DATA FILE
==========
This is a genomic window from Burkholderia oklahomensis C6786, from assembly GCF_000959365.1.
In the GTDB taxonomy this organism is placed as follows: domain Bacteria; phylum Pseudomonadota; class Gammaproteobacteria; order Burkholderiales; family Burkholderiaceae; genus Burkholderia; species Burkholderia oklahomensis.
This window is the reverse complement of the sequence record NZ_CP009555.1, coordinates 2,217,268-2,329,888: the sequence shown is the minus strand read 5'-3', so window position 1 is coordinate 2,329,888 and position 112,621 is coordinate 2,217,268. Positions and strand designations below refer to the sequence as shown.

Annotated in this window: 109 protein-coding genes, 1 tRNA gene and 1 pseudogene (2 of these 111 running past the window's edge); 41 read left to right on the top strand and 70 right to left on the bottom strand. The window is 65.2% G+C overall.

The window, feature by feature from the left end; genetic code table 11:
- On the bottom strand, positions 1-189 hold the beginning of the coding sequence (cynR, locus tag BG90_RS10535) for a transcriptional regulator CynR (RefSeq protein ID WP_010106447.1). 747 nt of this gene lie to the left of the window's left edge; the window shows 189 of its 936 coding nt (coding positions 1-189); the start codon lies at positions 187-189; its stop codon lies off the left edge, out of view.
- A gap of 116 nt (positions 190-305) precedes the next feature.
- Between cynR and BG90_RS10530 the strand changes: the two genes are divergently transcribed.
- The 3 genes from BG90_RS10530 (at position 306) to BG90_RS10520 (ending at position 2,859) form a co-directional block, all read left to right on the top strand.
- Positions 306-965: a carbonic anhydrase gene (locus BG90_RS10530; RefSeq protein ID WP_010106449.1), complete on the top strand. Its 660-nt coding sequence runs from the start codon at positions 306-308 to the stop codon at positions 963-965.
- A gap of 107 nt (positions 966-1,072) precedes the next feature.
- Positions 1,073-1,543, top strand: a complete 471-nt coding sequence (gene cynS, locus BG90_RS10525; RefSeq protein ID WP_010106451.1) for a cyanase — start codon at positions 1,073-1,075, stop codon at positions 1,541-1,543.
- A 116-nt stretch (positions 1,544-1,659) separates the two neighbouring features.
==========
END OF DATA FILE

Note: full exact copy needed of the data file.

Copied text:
This is a genomic window from Burkholderia oklahomensis C6786, from assembly GCF_000959365.1.
In the GTDB taxonomy this organism is placed as follows: domain Bacteria; phylum Pseudomonadota; class Gammaproteobacteria; order Burkholderiales; family Burkholderiaceae; genus Burkholderia; species Burkholderia oklahomensis.
This window is the reverse complement of the sequence record NZ_CP009555.1, coordinates 2,217,268-2,329,888: the sequence shown is the minus strand read 5'-3', so window position 1 is coordinate 2,329,888 and position 112,621 is coordinate 2,217,268. Positions and strand designations below refer to the sequence as shown.

Annotated in this window: 109 protein-coding genes, 1 tRNA gene and 1 pseudogene (2 of these 111 running past the window's edge); 41 read left to right on the top strand and 70 right to left on the bottom strand. The window is 65.2% G+C overall.

The window, feature by feature from the left end; genetic code table 11:
- On the bottom strand, positions 1-189 hold the beginning of the coding sequence (cynR, locus tag BG90_RS10535) for a transcriptional regulator CynR (RefSeq protein ID WP_010106447.1). 747 nt of this gene lie to the left of the window's left edge; the window shows 189 of its 936 coding nt (coding positions 1-189); the start codon lies at positions 187-189; its stop codon lies off the left edge, out of view.
- A gap of 116 nt (positions 190-305) precedes the next feature.
- Between cynR and BG90_RS10530 the strand changes: the two genes are divergently transcribed.
- The 3 genes from BG90_RS10530 (at position 306) to BG90_RS10520 (ending at position 2,859) form a co-directional block, all read left to right on the top strand.
- Positions 306-965: a carbonic anhydrase gene (locus BG90_RS10530; RefSeq protein ID WP_010106449.1), complete on the top strand. Its 660-nt coding sequence runs from the start codon at positions 306-308 to the stop codon at positions 963-965.
- A gap of 107 nt (positions 966-1,072) precedes the next feature.
- Positions 1,073-1,543, top strand: a complete 471-nt coding sequence (gene cynS, locus BG90_RS10525; RefSeq protein ID WP_010106451.1) for a cyanase — start codon at positions 1,073-1,075, stop codon at positions 1,541-1,543.
- A 116-nt stretch (positions 1,544-1,659) separates the two neighbouring features.